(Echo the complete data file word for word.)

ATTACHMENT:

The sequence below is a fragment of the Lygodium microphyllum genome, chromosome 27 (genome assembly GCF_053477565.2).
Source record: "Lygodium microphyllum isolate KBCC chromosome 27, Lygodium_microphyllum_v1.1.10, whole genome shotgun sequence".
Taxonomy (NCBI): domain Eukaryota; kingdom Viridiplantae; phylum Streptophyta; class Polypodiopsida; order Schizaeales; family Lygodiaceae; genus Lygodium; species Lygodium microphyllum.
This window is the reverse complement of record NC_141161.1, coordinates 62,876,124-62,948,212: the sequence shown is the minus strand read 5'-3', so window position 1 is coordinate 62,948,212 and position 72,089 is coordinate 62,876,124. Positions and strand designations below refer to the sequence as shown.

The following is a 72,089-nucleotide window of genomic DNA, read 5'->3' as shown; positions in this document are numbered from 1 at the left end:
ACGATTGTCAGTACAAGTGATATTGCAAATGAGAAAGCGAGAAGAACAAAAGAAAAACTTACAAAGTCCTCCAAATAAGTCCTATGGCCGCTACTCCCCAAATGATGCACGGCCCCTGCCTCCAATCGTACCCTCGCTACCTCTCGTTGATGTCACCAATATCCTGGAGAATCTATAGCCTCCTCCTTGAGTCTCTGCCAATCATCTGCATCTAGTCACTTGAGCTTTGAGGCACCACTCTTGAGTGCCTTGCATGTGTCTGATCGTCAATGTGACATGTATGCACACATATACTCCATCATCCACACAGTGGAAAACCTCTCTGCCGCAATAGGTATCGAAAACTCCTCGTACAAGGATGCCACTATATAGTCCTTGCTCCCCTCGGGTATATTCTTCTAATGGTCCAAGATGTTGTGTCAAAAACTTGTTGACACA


The sequence below is a fragment of the Lygodium microphyllum genome, chromosome 27 (genome assembly GCF_053477565.2).
Source record: "Lygodium microphyllum isolate KBCC chromosome 27, Lygodium_microphyllum_v1.1.10, whole genome shotgun sequence".
Taxonomy (NCBI): domain Eukaryota; kingdom Viridiplantae; phylum Streptophyta; class Polypodiopsida; order Schizaeales; family Lygodiaceae; genus Lygodium; species Lygodium microphyllum.
This window is the reverse complement of record NC_141161.1, coordinates 62,876,124-62,948,212: the sequence shown is the minus strand read 5'-3', so window position 1 is coordinate 62,948,212 and position 72,089 is coordinate 62,876,124. Positions and strand designations below refer to the sequence as shown.

The following is a 72,089-nucleotide window of genomic DNA, read 5'->3' as shown; positions in this document are numbered from 1 at the left end:
ACGATTGTCAGTACAAGTGATATTGCAAATGAGAAAGCGAGAAGAACAAAAGAAAAACTTACAAAGTCCTCCAAATAAGTCCTATGGCCGCTACTCCCCAAATGATGCACGGCCCCTGCCTCCAATCGTACCCTCGCTACCTCTCGTTGATGTCACCAATATCCTGGAGAATCTATAGCCTCCTCCTTGAGTCTCTGCCAATCATCTGCATCTAGTCACTTGAGCTTTGAGGCACCACTCTTGAGTGCCTTGCATGTGTCTGATCGTCAATGTGACATGTATGCACACATATACTCCATCATCCACACAGTGGAAAACCTCTCTGCCGCAATAGGTATCGAAAACTCCTCGTACAAGGATGCCACTATATAGTCCTTGCTCCCCTCGGGTATATTCTTCTAATGGTCCAAGATGTTGTGTCAAAAACTTGTTGACACA